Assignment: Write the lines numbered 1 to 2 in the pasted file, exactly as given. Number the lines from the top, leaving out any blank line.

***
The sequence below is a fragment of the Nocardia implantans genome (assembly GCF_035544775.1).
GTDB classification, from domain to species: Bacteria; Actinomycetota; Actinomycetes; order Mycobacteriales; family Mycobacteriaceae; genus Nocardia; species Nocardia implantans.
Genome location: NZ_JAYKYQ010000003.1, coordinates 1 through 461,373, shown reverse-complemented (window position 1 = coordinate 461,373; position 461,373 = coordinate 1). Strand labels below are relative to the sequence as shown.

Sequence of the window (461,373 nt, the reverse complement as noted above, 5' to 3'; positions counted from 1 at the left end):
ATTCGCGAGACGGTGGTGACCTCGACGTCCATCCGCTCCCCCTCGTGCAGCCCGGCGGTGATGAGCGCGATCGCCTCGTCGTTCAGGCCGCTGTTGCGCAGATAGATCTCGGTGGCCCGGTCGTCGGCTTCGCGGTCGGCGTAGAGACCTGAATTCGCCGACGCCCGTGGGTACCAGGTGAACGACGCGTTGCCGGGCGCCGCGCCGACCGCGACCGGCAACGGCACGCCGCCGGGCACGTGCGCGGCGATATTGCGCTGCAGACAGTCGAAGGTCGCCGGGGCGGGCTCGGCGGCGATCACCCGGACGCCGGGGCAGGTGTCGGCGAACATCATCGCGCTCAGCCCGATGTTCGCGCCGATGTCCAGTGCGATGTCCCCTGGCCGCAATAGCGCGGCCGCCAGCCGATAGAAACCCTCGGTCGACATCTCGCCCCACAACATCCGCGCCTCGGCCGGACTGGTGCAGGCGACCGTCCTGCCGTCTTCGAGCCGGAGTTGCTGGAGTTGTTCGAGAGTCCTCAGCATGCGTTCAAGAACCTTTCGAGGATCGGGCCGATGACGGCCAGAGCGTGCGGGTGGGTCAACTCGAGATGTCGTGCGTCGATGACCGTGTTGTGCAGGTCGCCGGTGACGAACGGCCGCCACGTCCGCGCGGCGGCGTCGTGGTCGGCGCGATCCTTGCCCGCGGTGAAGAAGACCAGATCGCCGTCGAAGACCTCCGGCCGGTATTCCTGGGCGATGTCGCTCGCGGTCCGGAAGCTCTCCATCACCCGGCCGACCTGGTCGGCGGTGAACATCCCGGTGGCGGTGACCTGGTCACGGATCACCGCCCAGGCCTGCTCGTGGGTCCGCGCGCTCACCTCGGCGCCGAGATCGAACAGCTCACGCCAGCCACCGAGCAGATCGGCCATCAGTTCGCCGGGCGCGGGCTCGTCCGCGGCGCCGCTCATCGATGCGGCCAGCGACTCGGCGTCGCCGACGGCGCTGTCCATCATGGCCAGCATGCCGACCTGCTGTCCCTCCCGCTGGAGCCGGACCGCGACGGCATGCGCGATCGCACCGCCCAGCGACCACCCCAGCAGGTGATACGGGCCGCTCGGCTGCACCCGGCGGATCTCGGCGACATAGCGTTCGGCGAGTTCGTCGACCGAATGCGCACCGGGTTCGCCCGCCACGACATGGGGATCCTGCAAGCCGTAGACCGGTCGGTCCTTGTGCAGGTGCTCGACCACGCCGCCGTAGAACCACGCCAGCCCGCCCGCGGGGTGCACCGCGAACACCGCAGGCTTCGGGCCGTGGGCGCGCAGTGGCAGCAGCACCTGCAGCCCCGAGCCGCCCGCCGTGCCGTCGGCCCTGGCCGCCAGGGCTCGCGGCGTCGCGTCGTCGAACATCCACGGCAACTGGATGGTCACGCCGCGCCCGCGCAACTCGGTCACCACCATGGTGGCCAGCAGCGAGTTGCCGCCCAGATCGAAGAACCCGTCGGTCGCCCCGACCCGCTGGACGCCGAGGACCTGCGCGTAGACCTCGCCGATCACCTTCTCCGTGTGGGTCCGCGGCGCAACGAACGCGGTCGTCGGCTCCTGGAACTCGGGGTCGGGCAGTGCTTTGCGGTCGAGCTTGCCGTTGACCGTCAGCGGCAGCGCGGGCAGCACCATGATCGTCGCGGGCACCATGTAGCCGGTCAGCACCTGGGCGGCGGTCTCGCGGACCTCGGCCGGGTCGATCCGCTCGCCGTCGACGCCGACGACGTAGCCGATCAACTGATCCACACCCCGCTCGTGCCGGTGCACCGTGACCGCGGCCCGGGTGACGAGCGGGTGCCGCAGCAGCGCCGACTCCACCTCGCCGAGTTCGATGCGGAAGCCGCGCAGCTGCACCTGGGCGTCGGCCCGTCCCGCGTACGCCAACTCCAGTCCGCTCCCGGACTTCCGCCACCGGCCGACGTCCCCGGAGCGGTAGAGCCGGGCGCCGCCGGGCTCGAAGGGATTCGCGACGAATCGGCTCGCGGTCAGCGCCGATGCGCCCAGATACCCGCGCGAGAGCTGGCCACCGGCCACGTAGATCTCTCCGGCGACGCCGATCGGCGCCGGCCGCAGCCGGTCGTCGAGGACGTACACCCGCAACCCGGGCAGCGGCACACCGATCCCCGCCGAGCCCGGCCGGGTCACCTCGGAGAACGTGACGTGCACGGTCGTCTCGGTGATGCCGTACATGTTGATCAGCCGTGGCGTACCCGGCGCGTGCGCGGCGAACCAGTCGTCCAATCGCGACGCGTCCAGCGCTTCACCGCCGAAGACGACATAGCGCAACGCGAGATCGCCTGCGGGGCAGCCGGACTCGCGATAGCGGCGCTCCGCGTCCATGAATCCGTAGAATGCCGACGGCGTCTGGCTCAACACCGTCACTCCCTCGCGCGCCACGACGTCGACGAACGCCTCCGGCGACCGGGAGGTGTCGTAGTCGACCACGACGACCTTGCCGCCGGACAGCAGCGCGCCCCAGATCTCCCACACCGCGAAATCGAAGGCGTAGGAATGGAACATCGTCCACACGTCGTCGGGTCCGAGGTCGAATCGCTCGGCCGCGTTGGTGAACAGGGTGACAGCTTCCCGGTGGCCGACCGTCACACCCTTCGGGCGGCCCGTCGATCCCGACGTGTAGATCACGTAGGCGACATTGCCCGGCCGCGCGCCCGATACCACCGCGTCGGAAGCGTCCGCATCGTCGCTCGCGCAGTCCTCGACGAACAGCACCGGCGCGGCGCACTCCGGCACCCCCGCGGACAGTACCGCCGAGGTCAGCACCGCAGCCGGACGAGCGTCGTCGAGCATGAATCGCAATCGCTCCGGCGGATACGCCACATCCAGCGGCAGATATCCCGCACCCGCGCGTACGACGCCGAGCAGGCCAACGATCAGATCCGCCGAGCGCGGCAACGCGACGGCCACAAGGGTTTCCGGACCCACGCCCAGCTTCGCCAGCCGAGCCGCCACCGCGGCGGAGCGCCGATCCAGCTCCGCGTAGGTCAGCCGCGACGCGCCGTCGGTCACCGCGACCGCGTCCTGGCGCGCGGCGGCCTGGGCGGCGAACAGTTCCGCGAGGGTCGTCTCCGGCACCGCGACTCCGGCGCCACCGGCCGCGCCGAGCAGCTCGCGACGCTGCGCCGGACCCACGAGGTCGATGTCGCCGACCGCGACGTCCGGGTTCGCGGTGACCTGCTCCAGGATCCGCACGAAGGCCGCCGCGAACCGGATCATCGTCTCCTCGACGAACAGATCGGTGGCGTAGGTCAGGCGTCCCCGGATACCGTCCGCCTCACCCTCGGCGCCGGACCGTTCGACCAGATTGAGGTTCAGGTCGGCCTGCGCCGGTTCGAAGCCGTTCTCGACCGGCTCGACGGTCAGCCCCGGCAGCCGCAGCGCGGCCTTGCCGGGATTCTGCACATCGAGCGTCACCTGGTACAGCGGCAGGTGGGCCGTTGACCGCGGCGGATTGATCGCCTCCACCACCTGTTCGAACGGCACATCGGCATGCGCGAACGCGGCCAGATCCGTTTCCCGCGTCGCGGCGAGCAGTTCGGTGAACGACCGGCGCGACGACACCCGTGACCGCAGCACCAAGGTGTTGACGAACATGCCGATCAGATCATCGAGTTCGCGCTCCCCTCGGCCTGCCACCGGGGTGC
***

The sequence below is a fragment of the Nocardia implantans genome (assembly GCF_035544775.1).
GTDB classification, from domain to species: Bacteria; Actinomycetota; Actinomycetes; order Mycobacteriales; family Mycobacteriaceae; genus Nocardia; species Nocardia implantans.